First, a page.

Becoming Astrid Opens this weekend in NYC and LA.
The teenaged Astrid Lindgren (Alba August) leads a carefree life with her family in rural Sweden. Eager to break free from her strict religious upbringing, she accepts an internship at a local newspaper where she attracts the attention of its married editor, Blomberg (Henrik Rafaelsen). When Astrid becomes pregnant, she is forced to leave her childhood home for Copenhagen to secretly give birth to a son, Lasse, whom she reluctantly leaves with a foster mother, Marie (Trine Dyrholm). Astrid goes into self-imposed exile in Stockholm, refusing Blomberg’s offer of marriage but saving up her paltry salary for visits to see her son. When Marie falls ill, Astrid uses her imagination and flair for storytelling to reconnect with her child. In spite of her struggles, she emerges with a newfound courage that will form the foundation of a vast and beloved body of work.
Becoming Astrid opens with the aged author playing back cassettes school children have sent her, thanking her for her writings. The film then brings us into Astrid’s young life. Everything you think you know is going to unfold changes as the truth of her history comes out. It’s both a coming of age story as well as a harrowing journey into adulthood. While there are charmed moments, she is a young girl seduced by my older man. Unlike most he wants to pursue a relationship with Astrid which she eventually grows out of. Her mothers words of “playing house” to his other children, while her son has been away in Denmark for his first year hits young Astrid hard. We watch her come into her own power as a woman. She perseveres and struggles to be a single mother with a very religious family. Eventually her parents come around, but more importantly Astrid grows into herself. She grows into motherhood and we meet her future husband in the film as well. Though he is not a central plot point, his kindness is evident. The film concludes with her youth behind her, and her future before her. We don’t get to see her writing Pippi Longstocking, there is a sweet afterword however.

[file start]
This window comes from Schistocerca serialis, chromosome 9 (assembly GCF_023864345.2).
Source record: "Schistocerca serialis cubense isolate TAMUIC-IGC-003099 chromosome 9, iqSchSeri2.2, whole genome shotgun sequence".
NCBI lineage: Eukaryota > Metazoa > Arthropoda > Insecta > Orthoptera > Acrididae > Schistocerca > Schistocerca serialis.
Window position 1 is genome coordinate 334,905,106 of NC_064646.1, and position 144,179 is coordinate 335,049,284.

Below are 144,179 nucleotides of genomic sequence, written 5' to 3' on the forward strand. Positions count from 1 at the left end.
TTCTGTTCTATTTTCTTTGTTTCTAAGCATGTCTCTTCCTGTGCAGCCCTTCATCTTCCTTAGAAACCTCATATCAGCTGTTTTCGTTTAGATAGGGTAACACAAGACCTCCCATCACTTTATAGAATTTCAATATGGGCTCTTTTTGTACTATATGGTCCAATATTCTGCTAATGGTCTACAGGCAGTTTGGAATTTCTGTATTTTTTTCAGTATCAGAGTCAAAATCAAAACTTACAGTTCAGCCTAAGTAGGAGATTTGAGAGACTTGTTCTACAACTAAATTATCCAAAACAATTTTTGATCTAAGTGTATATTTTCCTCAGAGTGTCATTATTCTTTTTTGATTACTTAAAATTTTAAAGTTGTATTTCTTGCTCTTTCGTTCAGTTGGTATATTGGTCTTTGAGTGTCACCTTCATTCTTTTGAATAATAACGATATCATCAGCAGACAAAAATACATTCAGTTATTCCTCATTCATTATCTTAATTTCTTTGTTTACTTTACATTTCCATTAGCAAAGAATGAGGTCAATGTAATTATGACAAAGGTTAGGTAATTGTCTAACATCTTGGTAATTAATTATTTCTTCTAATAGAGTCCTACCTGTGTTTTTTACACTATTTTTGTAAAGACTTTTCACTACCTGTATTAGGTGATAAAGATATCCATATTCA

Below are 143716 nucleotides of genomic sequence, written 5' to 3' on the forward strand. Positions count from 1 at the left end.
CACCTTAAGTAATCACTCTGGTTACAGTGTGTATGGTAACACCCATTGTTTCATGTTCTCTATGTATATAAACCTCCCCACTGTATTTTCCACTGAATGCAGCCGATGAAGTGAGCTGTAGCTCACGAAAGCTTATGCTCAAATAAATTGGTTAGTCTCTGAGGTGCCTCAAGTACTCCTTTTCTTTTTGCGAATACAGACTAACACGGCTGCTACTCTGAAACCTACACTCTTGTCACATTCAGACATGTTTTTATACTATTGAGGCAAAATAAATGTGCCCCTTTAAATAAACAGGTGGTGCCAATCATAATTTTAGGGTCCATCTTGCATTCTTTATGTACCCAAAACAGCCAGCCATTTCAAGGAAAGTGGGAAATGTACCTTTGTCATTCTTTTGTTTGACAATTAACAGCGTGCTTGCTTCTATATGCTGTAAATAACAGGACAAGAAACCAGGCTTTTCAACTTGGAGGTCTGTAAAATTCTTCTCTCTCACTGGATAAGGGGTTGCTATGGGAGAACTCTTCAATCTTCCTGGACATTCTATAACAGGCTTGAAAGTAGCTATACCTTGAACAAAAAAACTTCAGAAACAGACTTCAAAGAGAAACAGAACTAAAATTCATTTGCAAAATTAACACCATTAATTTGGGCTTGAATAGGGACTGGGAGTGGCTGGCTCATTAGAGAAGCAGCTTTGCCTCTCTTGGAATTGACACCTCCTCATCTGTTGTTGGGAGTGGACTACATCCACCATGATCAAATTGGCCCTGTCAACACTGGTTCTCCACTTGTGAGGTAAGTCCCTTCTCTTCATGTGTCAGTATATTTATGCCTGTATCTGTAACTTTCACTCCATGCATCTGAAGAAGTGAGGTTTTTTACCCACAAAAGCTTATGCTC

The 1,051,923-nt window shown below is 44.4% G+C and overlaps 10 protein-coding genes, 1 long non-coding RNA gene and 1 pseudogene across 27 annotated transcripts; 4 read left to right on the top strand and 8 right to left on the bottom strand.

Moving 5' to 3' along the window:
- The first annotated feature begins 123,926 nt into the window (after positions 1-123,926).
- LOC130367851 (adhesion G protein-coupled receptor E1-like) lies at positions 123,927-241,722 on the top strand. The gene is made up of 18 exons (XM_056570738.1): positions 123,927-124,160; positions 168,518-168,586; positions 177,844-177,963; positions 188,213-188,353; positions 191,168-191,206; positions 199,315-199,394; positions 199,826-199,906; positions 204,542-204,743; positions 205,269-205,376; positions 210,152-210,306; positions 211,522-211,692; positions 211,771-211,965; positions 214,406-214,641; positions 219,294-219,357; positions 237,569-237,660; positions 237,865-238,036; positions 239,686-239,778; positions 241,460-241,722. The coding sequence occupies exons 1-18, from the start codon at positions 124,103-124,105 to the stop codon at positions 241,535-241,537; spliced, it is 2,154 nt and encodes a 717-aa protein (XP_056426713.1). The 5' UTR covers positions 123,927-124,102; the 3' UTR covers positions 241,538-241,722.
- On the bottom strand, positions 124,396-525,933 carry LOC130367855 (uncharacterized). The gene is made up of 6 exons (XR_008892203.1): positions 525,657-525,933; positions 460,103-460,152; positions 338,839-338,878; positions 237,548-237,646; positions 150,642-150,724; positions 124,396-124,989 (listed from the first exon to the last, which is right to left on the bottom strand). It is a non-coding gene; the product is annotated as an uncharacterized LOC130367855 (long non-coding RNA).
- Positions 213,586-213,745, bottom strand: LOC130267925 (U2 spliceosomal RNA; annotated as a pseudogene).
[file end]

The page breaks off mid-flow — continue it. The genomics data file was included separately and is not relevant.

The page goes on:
This film is a heartfelt look at the struggles of becoming a woman. Coming into your own regardless of gender is a daunting task. Coming into your own when you have a child, and a family who wishes to keep it secret is almost impossible. But despite it all, Astrid strikes out on her own, gets a job, and goes on to be a single mother like many before her. Despite not having the financial stability in the beginning or her family’s emotional support, she endeavors on. Perhaps it’s that very spirit that lit the fire within Pippi which has inspired millions of children around the globe. Don’t miss Becoming Astrid, it’s relatable, melancholy and beautiful all at once.